The Do’s and Don’ts of Free in Multiplatform Publishing

multiplatform publishing

In multiplatform publishing, you give away a lot for free — but when should you draw the line and how do you make the transition?

What’s “free” to the naked eye isn’t exactly free in multiplatform publishing. It costs money to produce a product, even when it’s recycled. And for the user, they pay either with their eyeballs and data on an ad-driven site, or with their email address on a product-driven site.

Just think of all the “free” that you give away on your website:

  • Free articles
  • Free videos
  • Free eBook downloads
  • Free premium articles in front of a metered paywall
  • Free library previews

It wasn’t free to produce, so why are publisher’s in the business of giving so much away?

Giving away different multiplatform products is the best strategy for a publisher – as long as they know how to monetize. Look at Debbie Fields; She opened her first store in Palo Alto, California, and when no one was coming in, she brought free samples outside and walked around giving them out. Now you know her products under the name Mrs. Fields and she has no lack of paying customers or distribution channels.


However, giving away your product only works if you have the architecture in place to turn samplers into buyers. There are three major areas where publishers fail at “free”:

  1. Publishing free articles and videos with no conversion architecture built to capture and retain visitors.
  2. Publishing the same content from the premium magazine online, at the same time, for free.
  3. Offering a metered paywall with too much free content, so the user never needs to subscribe.

And what’s the good in giving everything away like that? By proceeding in that manner, you devalue your premium products, especially magazines, when you re-publish print content on your website without a metered paywall, or any type of conversion architecture.

As Chris Anderson wrote in his book, Free: The Future of Radical Price, “This is one of the negative implications of free. People often don’t care as much about things they don’t pay for, and as a result they don’t think as much about how they consume them. Free can encourage gluttony, hoarding, thoughtless consumption, waste, guilt, and greed. We take stuff because it’s there, not necessarily because we want it. Charging a price, even a very low price, can encourage much more responsible behavior.”

Turning free into paid by leveraging the word “free” in subscription marketing

When you’re selling a subscription and membership, there are three great models of saying “free”:

30 day free trial…

This is the tried and true model, and it resembles the original magazine model that offers a free issue. When you’re selling a membership, instead of a free issue you can offer a 30-day free trial which gives subscribers access to everything for thirty days. But if you think this is the only way to say “free,” think again.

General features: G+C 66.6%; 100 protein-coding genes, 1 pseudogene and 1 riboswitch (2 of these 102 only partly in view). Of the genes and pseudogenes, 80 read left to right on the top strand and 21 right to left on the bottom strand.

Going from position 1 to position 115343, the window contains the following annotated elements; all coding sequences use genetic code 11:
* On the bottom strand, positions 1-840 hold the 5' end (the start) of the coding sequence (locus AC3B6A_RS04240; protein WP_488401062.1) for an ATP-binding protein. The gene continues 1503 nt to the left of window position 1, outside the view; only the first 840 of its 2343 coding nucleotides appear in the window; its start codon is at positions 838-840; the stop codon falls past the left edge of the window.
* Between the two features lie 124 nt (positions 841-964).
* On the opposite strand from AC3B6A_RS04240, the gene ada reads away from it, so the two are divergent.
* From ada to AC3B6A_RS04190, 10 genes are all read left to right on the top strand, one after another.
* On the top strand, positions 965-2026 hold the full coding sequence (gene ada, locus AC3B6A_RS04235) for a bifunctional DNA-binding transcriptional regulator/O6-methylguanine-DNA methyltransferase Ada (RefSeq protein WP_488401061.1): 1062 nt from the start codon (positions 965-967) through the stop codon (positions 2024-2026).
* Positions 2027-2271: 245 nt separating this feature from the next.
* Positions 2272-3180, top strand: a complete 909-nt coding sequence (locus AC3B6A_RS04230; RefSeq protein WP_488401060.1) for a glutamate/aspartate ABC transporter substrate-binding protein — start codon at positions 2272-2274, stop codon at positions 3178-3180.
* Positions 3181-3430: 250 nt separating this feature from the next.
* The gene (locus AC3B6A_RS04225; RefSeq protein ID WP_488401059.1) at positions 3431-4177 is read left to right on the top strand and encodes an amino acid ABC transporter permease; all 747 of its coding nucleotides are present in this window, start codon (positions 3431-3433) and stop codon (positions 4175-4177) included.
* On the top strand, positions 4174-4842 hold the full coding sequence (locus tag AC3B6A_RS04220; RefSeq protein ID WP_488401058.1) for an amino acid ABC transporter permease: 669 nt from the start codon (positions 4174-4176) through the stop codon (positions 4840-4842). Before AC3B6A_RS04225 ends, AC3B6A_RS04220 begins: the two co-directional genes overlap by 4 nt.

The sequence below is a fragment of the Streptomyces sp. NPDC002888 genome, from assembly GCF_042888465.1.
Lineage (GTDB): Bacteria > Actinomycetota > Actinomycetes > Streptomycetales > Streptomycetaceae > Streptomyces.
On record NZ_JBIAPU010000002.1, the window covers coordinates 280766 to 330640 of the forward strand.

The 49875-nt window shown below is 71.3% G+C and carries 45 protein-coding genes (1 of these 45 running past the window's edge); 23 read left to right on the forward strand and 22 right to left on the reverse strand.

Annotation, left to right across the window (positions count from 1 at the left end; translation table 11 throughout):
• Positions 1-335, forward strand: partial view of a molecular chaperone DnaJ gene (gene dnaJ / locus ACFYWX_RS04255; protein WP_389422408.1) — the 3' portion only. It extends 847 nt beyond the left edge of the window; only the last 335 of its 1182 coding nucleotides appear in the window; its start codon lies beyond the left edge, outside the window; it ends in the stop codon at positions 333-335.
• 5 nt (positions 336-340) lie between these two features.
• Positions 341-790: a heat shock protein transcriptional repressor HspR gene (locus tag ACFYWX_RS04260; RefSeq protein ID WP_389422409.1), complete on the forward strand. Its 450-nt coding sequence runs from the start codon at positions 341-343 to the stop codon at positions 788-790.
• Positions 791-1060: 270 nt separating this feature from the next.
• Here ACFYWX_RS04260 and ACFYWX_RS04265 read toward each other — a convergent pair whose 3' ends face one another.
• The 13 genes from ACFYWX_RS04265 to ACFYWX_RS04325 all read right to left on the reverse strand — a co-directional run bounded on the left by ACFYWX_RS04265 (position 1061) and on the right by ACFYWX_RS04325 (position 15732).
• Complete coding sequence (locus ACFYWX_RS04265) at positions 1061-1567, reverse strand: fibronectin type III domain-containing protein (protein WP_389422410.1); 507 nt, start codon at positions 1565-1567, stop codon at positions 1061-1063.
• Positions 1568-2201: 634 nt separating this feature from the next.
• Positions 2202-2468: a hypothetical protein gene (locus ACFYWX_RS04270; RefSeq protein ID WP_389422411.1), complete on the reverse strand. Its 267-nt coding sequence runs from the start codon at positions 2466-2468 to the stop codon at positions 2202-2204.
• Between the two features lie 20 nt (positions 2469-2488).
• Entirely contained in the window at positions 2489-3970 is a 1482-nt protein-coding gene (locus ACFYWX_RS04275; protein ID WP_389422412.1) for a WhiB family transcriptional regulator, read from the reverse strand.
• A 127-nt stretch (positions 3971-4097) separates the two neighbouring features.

You’ve been gifted… 

Our client Prime Publishing is the originator of this strategy, and several clients have since had similar success with it. An example comes from Yankee, who uses it to sell an all-access pass to their magazine. The subject line reads, “You’ve Been Gifted: 10 Years of Yankee Magazine. The headline inside the email reads, “ACT FAST! Get 10 Years of Yankee Magazine Archives Free.” The copy explains that the reader can get 6 print issues, 6 digital-only issues, full digital access to 10 years of Yankee archives, and  bonus issues only available online. They click a big red “Unlock My Deal” button and are brought to a landing page where the full offer is revealed: 30 days of free trial access for all of the above.

Buy a membership and get all 10 for free…  

In the past we’ve talked about Cabot’s subscription offer, and it’s just one more way of saying “free”. At Cabot, investors can access to all nine of their advisory newsletters for one recurring monthly fee. What’s unique about the offer is how they position it by saying that when a subscriber pays for membership, they get all nine for “free.” As we know, they’re not “free”, they are included in the cost of membership, but it does sound appealing doesn’t it?

The power of the word “free” is undeniable, and you should use it when you can. It might seem like publishers are really based on a freemium model, with so much we give away through daily articles and free downloads, but as long as you are properly monetizing visitors through conversion architecture, and through a strategic email marketing program, it’s the best way to make money online.

If you’re a legacy magazine publisher, schedule a call with a member of our executive team and learn how we can partner with you to build highly profitable subscription products. You supply the content, we supply the marketing and technology, and we jointly share the rewards.


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